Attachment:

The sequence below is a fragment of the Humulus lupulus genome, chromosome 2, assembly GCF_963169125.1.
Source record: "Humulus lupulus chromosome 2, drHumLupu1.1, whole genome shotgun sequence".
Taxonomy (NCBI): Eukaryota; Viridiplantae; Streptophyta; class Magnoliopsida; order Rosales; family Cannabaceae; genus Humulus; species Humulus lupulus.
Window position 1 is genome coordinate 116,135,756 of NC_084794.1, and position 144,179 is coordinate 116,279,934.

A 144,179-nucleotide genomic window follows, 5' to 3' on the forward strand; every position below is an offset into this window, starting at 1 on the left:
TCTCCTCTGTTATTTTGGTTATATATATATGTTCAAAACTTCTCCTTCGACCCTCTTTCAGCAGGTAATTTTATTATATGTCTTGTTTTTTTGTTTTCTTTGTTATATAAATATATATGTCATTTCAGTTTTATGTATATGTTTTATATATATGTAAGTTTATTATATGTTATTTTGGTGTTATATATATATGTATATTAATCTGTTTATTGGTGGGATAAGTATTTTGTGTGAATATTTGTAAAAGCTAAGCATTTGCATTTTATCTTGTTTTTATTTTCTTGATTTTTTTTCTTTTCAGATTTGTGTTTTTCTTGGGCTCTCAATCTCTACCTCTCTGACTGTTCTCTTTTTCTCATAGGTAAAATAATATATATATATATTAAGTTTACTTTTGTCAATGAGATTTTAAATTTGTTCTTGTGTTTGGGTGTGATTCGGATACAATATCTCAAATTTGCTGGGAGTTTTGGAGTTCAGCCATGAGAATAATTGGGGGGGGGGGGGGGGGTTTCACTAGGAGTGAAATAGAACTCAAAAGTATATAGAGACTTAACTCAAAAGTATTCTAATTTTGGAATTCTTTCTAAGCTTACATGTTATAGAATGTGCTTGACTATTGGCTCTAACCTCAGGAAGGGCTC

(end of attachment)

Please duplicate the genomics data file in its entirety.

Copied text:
The sequence below is a fragment of the Humulus lupulus genome, chromosome 2, assembly GCF_963169125.1.
Source record: "Humulus lupulus chromosome 2, drHumLupu1.1, whole genome shotgun sequence".
Taxonomy (NCBI): Eukaryota; Viridiplantae; Streptophyta; class Magnoliopsida; order Rosales; family Cannabaceae; genus Humulus; species Humulus lupulus.
Window position 1 is genome coordinate 116,135,756 of NC_084794.1, and position 144,179 is coordinate 116,279,934.

A 144,179-nucleotide genomic window follows, 5' to 3' on the forward strand; every position below is an offset into this window, starting at 1 on the left:
TCTCCTCTGTTATTTTGGTTATATATATATGTTCAAAACTTCTCCTTCGACCCTCTTTCAGCAGGTAATTTTATTATATGTCTTGTTTTTTTGTTTTCTTTGTTATATAAATATATATGTCATTTCAGTTTTATGTATATGTTTTATATATATGTAAGTTTATTATATGTTATTTTGGTGTTATATATATATGTATATTAATCTGTTTATTGGTGGGATAAGTATTTTGTGTGAATATTTGTAAAAGCTAAGCATTTGCATTTTATCTTGTTTTTATTTTCTTGATTTTTTTTCTTTTCAGATTTGTGTTTTTCTTGGGCTCTCAATCTCTACCTCTCTGACTGTTCTCTTTTTCTCATAGGTAAAATAATATATATATATATTAAGTTTACTTTTGTCAATGAGATTTTAAATTTGTTCTTGTGTTTGGGTGTGATTCGGATACAATATCTCAAATTTGCTGGGAGTTTTGGAGTTCAGCCATGAGAATAATTGGGGGGGGGGGGGGGGGTTTCACTAGGAGTGAAATAGAACTCAAAAGTATATAGAGACTTAACTCAAAAGTATTCTAATTTTGGAATTCTTTCTAAGCTTACATGTTATAGAATGTGCTTGACTATTGGCTCTAACCTCAGGAAGGGCTC